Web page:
November/December 2006
COMMENTARY
In the midst of trials, hope reigns

I had cancer. There, I said it.

Recently I was diagnosed with a rare form of cancer of the appendix. This set into motion a dizzying array of medical and financial issues. Acknowledging that I had, well, you know, c… was probably the most difficult thing I had to do.

I dreaded going to the M.D. Anderson Cancer Center in Houston, Texas. I knew I would be surrounded by medical professionals and cancer patients. It turned out to be a positive experience.

In addition to getting a good report, I also witnessed an incredible fellowship. I saw hope being administered and received in a fresh way. I saw cancer patients leaning on each other, on their families, on their doctors and nurses and on God. I saw people deciding not to give up. I saw doctors and nurses in waiting rooms literally holding the hands of patients trying to get them through a difficult day. And I saw people who came grasping for straws given new purpose and resolve.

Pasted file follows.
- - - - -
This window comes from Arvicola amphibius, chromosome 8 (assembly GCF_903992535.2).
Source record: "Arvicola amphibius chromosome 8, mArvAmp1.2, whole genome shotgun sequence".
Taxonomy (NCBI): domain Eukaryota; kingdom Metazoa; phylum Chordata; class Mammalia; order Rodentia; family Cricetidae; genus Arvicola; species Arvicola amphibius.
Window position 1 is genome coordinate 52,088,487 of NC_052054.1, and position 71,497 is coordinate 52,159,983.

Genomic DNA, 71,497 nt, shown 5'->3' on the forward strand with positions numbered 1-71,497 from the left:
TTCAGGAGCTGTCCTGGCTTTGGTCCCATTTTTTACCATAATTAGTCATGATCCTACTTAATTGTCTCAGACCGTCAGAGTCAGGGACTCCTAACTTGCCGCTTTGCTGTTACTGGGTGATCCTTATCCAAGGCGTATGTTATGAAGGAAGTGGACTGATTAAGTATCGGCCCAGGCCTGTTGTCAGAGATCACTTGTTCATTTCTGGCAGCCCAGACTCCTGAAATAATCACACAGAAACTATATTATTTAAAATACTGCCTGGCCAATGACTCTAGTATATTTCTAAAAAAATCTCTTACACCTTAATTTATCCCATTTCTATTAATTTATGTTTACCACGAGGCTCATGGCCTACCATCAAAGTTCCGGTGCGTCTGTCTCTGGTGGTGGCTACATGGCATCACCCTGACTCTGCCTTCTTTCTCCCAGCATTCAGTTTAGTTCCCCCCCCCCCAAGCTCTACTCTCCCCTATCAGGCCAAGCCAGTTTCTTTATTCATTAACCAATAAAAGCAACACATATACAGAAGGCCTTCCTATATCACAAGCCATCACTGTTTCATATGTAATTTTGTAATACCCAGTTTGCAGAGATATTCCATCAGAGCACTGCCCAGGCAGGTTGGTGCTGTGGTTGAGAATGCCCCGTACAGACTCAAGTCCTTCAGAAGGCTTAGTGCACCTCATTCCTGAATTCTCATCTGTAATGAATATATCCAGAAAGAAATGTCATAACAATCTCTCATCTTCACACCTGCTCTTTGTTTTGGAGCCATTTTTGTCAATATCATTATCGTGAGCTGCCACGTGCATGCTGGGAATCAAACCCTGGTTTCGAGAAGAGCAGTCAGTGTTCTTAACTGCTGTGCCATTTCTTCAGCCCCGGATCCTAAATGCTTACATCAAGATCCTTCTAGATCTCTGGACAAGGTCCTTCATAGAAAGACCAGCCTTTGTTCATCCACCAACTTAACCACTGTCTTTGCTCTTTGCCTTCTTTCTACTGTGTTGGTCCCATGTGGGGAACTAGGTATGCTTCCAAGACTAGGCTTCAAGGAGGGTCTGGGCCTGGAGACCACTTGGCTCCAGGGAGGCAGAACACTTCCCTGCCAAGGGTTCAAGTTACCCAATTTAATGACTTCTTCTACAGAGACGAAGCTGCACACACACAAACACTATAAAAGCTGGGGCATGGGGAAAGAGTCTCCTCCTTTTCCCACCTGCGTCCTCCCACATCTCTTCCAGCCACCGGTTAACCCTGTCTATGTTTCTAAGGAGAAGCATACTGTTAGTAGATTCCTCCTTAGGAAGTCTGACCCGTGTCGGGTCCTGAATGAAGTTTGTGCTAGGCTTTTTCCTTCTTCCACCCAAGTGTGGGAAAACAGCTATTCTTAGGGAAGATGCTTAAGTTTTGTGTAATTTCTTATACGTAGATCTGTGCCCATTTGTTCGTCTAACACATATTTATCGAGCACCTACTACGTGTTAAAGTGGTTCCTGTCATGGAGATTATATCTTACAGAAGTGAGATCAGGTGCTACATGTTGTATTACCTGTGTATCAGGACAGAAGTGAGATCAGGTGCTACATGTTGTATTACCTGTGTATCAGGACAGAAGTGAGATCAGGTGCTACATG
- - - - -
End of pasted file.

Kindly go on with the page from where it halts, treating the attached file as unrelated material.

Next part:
I almost felt guilty intruding on this “fellowship of the Big C,” as I have come to call it. Mine was a relatively simple consultation over a cancer that was no longer there, and I felt fine.

When I think of the loving way that the M.D. Anderson staff presented patients with beautiful ribbons of hope to wear proudly on their spirits, I am humbled.

Isn’t that what God is calling the Church to do for those sick with sin, a disease far worse than cancer? Let us renew our commitment to be dispensers of eternal hope.